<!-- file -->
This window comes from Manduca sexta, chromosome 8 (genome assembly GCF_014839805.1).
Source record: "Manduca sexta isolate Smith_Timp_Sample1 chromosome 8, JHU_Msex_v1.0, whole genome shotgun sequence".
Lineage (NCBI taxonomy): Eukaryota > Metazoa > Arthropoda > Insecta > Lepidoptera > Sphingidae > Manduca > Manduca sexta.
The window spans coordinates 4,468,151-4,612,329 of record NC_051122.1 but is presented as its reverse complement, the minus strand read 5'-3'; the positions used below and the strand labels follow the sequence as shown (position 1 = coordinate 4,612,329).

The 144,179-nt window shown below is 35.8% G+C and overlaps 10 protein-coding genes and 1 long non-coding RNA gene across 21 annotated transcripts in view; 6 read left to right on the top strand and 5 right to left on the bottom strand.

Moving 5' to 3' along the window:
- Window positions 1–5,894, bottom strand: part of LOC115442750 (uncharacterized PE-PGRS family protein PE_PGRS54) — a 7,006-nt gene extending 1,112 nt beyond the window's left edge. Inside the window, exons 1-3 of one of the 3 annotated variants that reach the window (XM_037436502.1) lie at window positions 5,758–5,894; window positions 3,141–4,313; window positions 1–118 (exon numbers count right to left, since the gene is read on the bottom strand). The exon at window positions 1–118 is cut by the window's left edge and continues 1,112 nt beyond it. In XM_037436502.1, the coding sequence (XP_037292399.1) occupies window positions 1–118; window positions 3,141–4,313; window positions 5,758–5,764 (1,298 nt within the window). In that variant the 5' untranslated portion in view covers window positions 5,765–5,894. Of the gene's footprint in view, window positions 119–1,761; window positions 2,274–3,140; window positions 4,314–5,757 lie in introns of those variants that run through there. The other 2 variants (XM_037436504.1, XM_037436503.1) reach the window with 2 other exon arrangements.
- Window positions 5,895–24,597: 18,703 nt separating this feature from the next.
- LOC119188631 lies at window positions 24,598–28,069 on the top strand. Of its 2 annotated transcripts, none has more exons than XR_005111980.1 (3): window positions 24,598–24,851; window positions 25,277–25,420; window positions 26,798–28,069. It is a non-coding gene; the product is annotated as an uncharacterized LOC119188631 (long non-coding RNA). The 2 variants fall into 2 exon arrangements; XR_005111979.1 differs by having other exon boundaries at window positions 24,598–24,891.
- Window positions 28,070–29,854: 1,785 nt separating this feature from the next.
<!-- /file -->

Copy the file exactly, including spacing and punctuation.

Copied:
This window comes from Manduca sexta, chromosome 8 (genome assembly GCF_014839805.1).
Source record: "Manduca sexta isolate Smith_Timp_Sample1 chromosome 8, JHU_Msex_v1.0, whole genome shotgun sequence".
Lineage (NCBI taxonomy): Eukaryota > Metazoa > Arthropoda > Insecta > Lepidoptera > Sphingidae > Manduca > Manduca sexta.
The window spans coordinates 4,468,151-4,612,329 of record NC_051122.1 but is presented as its reverse complement, the minus strand read 5'-3'; the positions used below and the strand labels follow the sequence as shown (position 1 = coordinate 4,612,329).

The 144,179-nt window shown below is 35.8% G+C and overlaps 10 protein-coding genes and 1 long non-coding RNA gene across 21 annotated transcripts in view; 6 read left to right on the top strand and 5 right to left on the bottom strand.

Moving 5' to 3' along the window:
- Window positions 1–5,894, bottom strand: part of LOC115442750 (uncharacterized PE-PGRS family protein PE_PGRS54) — a 7,006-nt gene extending 1,112 nt beyond the window's left edge. Inside the window, exons 1-3 of one of the 3 annotated variants that reach the window (XM_037436502.1) lie at window positions 5,758–5,894; window positions 3,141–4,313; window positions 1–118 (exon numbers count right to left, since the gene is read on the bottom strand). The exon at window positions 1–118 is cut by the window's left edge and continues 1,112 nt beyond it. In XM_037436502.1, the coding sequence (XP_037292399.1) occupies window positions 1–118; window positions 3,141–4,313; window positions 5,758–5,764 (1,298 nt within the window). In that variant the 5' untranslated portion in view covers window positions 5,765–5,894. Of the gene's footprint in view, window positions 119–1,761; window positions 2,274–3,140; window positions 4,314–5,757 lie in introns of those variants that run through there. The other 2 variants (XM_037436504.1, XM_037436503.1) reach the window with 2 other exon arrangements.
- Window positions 5,895–24,597: 18,703 nt separating this feature from the next.
- LOC119188631 lies at window positions 24,598–28,069 on the top strand. Of its 2 annotated transcripts, none has more exons than XR_005111980.1 (3): window positions 24,598–24,851; window positions 25,277–25,420; window positions 26,798–28,069. It is a non-coding gene; the product is annotated as an uncharacterized LOC119188631 (long non-coding RNA). The 2 variants fall into 2 exon arrangements; XR_005111979.1 differs by having other exon boundaries at window positions 24,598–24,891.
- Window positions 28,070–29,854: 1,785 nt separating this feature from the next.